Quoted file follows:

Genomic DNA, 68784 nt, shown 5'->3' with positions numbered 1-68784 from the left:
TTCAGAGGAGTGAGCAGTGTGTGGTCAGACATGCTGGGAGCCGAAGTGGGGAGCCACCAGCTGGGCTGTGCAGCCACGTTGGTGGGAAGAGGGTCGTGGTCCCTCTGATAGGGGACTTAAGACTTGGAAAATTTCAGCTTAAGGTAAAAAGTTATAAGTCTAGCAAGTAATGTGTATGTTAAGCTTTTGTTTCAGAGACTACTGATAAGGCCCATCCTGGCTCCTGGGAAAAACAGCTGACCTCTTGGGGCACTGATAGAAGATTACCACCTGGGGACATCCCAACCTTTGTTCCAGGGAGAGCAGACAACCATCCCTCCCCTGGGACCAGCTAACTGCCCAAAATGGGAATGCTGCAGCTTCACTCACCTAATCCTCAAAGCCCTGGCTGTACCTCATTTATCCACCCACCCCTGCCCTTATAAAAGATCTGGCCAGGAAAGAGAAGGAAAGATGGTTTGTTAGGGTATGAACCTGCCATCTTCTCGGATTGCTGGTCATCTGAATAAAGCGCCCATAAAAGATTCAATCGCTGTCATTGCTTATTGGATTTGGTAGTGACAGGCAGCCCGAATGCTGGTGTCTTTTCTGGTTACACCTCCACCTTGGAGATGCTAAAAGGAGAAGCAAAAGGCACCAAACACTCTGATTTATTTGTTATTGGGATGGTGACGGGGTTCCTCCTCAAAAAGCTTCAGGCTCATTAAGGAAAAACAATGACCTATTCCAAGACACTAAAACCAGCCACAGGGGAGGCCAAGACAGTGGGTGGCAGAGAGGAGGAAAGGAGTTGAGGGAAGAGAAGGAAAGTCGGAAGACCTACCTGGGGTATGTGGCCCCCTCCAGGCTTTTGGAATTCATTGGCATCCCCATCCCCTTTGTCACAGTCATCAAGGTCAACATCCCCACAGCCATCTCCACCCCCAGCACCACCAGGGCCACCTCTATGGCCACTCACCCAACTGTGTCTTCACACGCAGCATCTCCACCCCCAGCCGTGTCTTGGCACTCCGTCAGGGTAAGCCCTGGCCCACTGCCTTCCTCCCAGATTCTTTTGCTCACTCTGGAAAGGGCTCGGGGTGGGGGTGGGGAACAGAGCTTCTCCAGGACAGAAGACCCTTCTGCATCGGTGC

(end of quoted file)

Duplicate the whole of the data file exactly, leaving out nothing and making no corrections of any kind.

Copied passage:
Genomic DNA, 68784 nt, shown 5'->3' with positions numbered 1-68784 from the left:
TTCAGAGGAGTGAGCAGTGTGTGGTCAGACATGCTGGGAGCCGAAGTGGGGAGCCACCAGCTGGGCTGTGCAGCCACGTTGGTGGGAAGAGGGTCGTGGTCCCTCTGATAGGGGACTTAAGACTTGGAAAATTTCAGCTTAAGGTAAAAAGTTATAAGTCTAGCAAGTAATGTGTATGTTAAGCTTTTGTTTCAGAGACTACTGATAAGGCCCATCCTGGCTCCTGGGAAAAACAGCTGACCTCTTGGGGCACTGATAGAAGATTACCACCTGGGGACATCCCAACCTTTGTTCCAGGGAGAGCAGACAACCATCCCTCCCCTGGGACCAGCTAACTGCCCAAAATGGGAATGCTGCAGCTTCACTCACCTAATCCTCAAAGCCCTGGCTGTACCTCATTTATCCACCCACCCCTGCCCTTATAAAAGATCTGGCCAGGAAAGAGAAGGAAAGATGGTTTGTTAGGGTATGAACCTGCCATCTTCTCGGATTGCTGGTCATCTGAATAAAGCGCCCATAAAAGATTCAATCGCTGTCATTGCTTATTGGATTTGGTAGTGACAGGCAGCCCGAATGCTGGTGTCTTTTCTGGTTACACCTCCACCTTGGAGATGCTAAAAGGAGAAGCAAAAGGCACCAAACACTCTGATTTATTTGTTATTGGGATGGTGACGGGGTTCCTCCTCAAAAAGCTTCAGGCTCATTAAGGAAAAACAATGACCTATTCCAAGACACTAAAACCAGCCACAGGGGAGGCCAAGACAGTGGGTGGCAGAGAGGAGGAAAGGAGTTGAGGGAAGAGAAGGAAAGTCGGAAGACCTACCTGGGGTATGTGGCCCCCTCCAGGCTTTTGGAATTCATTGGCATCCCCATCCCCTTTGTCACAGTCATCAAGGTCAACATCCCCACAGCCATCTCCACCCCCAGCACCACCAGGGCCACCTCTATGGCCACTCACCCAACTGTGTCTTCACACGCAGCATCTCCACCCCCAGCCGTGTCTTGGCACTCCGTCAGGGTAAGCCCTGGCCCACTGCCTTCCTCCCAGATTCTTTTGCTCACTCTGGAAAGGGCTCGGGGTGGGGGTGGGGAACAGAGCTTCTCCAGGACAGAAGACCCTTCTGCATCGGTGC